A leading dairy researcher has claimed there is no place for high-input dairy systems in the UK.
Pat Dillon, head of animal and grassland research and innovation at one of the world’s leading dairy research centres – Teagasc – in County Cork, Ireland, said fully housed, year-round calving herds were less efficient.
“From an efficiency point of view no one should be operating an all-year-round calving system.”
Instead, he believes all herds should be maximising the use of pasture by moving to autumn and spring blocks to lower costs and drive labour efficiencies while maintaining a level supply year-round.
He also argued that the UK dairy industry had set itself back by three years over the past year because it didn’t have systems strong enough to withstand volatile milk prices and said greater cohesiveness was needed to drive profitability at farm level.
“Everyone can produce milk when the price is high. The best test is when milk price reduces, and if you look to countries that didn’t reduce milk production – they have the resilient systems,” Dr Dillon told delegates at the Ireland genetics conference in Gloucester last week (16 November).
UK milk production for September was down almost 10% compared with the same time the previous year and cow numbers fell dramatically by 37,000 (2%) to 1.8 million in the 12 months up to July 2016.
In comparison, Irish production has increased 39% between 2005-15, with milk solids produced increasing from 357,965t to 495,868t and volume rising from 4.9bn litres to 6.4bn litres. Meanwhile, cow numbers peaked at 1.2 million.
Dr Dillon said this would hamper the UK’s ability to meet growing global demand from countries such as China.
He said the UK should learn from Ireland’s low-cost of production model, where 85% of herds were now operating spring-calving systems.
“There is no relationship between milk yield per cow and profit per litre.”
However, he said there was a clear link between profit and grass used.
Data from the Nation Farm Survey in 2015 showed that there was a clear correlation between grass utilised per hectare and gross margin.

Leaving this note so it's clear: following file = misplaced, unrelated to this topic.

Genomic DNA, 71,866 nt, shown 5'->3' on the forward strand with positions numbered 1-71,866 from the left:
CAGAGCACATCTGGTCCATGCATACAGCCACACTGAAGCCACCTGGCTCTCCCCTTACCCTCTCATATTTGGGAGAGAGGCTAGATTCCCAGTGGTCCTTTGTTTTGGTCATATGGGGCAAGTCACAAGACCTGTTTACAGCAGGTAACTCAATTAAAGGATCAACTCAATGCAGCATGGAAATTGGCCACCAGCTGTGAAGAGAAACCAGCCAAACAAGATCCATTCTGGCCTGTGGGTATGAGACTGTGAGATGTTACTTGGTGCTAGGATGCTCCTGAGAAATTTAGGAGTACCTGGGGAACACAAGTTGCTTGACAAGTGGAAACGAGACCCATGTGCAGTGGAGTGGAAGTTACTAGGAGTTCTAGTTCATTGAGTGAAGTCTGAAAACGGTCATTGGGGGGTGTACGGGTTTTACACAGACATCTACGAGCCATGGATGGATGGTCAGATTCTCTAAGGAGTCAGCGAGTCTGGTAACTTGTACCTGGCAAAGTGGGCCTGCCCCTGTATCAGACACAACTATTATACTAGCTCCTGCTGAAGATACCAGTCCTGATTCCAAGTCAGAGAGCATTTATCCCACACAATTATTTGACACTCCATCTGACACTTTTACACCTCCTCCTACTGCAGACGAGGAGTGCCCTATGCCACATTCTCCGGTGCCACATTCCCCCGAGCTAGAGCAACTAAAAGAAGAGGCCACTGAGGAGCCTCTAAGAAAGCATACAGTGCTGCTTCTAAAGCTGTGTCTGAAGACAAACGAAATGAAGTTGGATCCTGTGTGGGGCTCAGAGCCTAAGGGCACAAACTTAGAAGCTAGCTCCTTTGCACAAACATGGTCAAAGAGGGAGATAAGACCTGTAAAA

Dr Dillon said UK farmers had the same comparative advantage as their Irish counterparts – to produce milk cheaply off grass – with both countries alike in climate and soil type.
But to help achieve this he said the UK industry must unite and identify common goals to make greater strides in breeding and grassland research and development.
In Ireland, genetic improvement is being driven through the non-profit, national Irish Cattle Breeders Federation database, which was set up in 1998, with information such as genetic evaluations, milk recording, health and disease and carcass data, fed back to farmers and the industry to identify areas of improvement.
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It is estimated the Economic Breeding Index has delivered improvements in fertility and production to the tune of €631m to the Irish dairy industry and will deliver a further £1.13bn in the next five years.
“It took a while to plan [but] we have all joint programmes now with all of the companies and we have agreed what we are doing with the main milk processors and we have all brought into one approach.
“[In the UK] you need a couple of innovative farmers and companies that will say ‘we are here for the good of the industry’ – it has to be the way to go.”
Gareth Davies, manager of Ireland Genetics UK and an independent grassland consultant, said:
“All that information that feeds into the ICBF database would be available in this country but we can’t make use of it because it is all in different places and there’s so much self-interest.”